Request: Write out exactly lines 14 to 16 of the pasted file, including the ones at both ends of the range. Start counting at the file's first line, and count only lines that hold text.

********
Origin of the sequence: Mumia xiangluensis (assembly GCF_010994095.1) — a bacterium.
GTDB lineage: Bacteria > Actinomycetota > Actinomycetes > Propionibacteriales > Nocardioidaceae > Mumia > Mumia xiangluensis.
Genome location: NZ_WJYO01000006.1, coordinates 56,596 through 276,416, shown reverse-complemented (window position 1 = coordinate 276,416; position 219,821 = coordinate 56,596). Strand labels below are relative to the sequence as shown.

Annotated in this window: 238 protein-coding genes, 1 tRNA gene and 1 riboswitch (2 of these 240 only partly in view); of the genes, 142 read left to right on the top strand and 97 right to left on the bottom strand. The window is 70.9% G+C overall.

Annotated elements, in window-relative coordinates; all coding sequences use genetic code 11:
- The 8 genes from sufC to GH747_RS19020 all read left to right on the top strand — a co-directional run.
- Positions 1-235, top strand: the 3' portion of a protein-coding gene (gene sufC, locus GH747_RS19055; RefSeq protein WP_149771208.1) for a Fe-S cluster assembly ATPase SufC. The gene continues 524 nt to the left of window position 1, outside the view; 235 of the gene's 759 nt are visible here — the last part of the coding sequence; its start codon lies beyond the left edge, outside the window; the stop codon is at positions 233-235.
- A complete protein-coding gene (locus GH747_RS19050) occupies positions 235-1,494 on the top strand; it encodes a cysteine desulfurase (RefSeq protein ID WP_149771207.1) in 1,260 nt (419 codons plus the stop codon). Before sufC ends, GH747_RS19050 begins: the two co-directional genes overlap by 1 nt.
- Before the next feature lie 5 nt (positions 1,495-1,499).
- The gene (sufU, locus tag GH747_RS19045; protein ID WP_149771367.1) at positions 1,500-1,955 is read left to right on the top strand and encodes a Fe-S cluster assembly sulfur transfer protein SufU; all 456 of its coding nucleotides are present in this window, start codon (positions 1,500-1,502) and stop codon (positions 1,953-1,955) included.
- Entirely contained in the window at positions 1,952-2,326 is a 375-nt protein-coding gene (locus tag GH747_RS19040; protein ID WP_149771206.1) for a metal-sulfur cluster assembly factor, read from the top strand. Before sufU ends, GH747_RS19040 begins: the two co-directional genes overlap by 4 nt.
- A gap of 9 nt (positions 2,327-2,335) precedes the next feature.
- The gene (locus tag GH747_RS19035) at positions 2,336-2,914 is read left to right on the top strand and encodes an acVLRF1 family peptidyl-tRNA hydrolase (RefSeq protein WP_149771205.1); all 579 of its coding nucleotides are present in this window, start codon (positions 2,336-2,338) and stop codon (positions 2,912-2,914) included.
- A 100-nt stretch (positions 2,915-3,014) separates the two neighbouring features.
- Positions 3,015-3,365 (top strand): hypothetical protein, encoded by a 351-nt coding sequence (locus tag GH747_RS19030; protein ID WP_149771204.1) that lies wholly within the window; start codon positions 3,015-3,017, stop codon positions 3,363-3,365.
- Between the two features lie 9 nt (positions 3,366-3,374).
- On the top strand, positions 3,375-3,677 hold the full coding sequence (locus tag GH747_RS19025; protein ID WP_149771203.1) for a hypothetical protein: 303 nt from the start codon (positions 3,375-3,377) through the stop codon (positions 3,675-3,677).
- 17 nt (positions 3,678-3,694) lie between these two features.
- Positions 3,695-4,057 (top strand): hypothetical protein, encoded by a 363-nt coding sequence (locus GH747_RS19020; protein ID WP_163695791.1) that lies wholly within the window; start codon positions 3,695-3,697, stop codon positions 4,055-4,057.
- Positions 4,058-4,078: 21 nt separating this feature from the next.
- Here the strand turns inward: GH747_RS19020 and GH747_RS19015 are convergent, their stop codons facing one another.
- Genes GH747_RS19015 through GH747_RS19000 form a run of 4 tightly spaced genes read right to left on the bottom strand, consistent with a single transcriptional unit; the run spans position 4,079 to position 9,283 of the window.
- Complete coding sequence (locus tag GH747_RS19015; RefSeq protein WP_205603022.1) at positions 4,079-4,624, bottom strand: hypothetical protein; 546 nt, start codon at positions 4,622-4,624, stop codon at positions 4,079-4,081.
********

- A 100-nt stretch (positions 2,915-3,014) separates the two neighbouring features.
- Positions 3,015-3,365 (top strand): hypothetical protein, encoded by a 351-nt coding sequence (locus tag GH747_RS19030; protein ID WP_149771204.1) that lies wholly within the window; start codon positions 3,015-3,017, stop codon positions 3,363-3,365.
- Between the two features lie 9 nt (positions 3,366-3,374).